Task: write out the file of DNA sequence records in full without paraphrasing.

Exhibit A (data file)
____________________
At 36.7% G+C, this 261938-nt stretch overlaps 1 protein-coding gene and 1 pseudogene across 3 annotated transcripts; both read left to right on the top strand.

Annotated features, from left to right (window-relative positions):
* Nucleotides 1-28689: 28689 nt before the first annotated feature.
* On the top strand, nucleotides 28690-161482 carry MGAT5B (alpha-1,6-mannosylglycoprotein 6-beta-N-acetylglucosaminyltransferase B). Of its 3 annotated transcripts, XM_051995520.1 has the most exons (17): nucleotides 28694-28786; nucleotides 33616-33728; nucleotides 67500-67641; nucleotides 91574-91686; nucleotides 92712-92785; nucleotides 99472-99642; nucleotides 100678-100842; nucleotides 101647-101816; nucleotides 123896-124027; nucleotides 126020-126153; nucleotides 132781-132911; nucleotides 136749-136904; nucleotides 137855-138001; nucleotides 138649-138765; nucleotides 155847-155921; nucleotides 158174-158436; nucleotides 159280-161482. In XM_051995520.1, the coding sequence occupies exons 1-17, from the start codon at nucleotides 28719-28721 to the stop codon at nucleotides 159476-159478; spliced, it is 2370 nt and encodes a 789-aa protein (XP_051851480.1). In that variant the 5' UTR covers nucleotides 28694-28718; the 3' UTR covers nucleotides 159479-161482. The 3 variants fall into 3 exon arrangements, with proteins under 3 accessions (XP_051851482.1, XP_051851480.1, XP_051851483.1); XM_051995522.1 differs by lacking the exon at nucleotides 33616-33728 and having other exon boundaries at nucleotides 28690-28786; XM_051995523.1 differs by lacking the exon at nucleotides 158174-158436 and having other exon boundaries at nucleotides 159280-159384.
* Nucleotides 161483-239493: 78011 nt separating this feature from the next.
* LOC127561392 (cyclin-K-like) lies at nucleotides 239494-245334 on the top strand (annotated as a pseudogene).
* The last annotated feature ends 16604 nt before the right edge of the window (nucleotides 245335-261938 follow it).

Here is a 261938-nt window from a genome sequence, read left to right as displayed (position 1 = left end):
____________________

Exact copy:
At 36.7% G+C, this 261938-nt stretch overlaps 1 protein-coding gene and 1 pseudogene across 3 annotated transcripts; both read left to right on the top strand.

Annotated features, from left to right (window-relative positions):
* Nucleotides 1-28689: 28689 nt before the first annotated feature.
* On the top strand, nucleotides 28690-161482 carry MGAT5B (alpha-1,6-mannosylglycoprotein 6-beta-N-acetylglucosaminyltransferase B). Of its 3 annotated transcripts, XM_051995520.1 has the most exons (17): nucleotides 28694-28786; nucleotides 33616-33728; nucleotides 67500-67641; nucleotides 91574-91686; nucleotides 92712-92785; nucleotides 99472-99642; nucleotides 100678-100842; nucleotides 101647-101816; nucleotides 123896-124027; nucleotides 126020-126153; nucleotides 132781-132911; nucleotides 136749-136904; nucleotides 137855-138001; nucleotides 138649-138765; nucleotides 155847-155921; nucleotides 158174-158436; nucleotides 159280-161482. In XM_051995520.1, the coding sequence occupies exons 1-17, from the start codon at nucleotides 28719-28721 to the stop codon at nucleotides 159476-159478; spliced, it is 2370 nt and encodes a 789-aa protein (XP_051851480.1). In that variant the 5' UTR covers nucleotides 28694-28718; the 3' UTR covers nucleotides 159479-161482. The 3 variants fall into 3 exon arrangements, with proteins under 3 accessions (XP_051851482.1, XP_051851480.1, XP_051851483.1); XM_051995522.1 differs by lacking the exon at nucleotides 33616-33728 and having other exon boundaries at nucleotides 28690-28786; XM_051995523.1 differs by lacking the exon at nucleotides 158174-158436 and having other exon boundaries at nucleotides 159280-159384.
* Nucleotides 161483-239493: 78011 nt separating this feature from the next.
* LOC127561392 (cyclin-K-like) lies at nucleotides 239494-245334 on the top strand (annotated as a pseudogene).
* The last annotated feature ends 16604 nt before the right edge of the window (nucleotides 245335-261938 follow it).

Here is a 261938-nt window from a genome sequence, read left to right as displayed (position 1 = left end):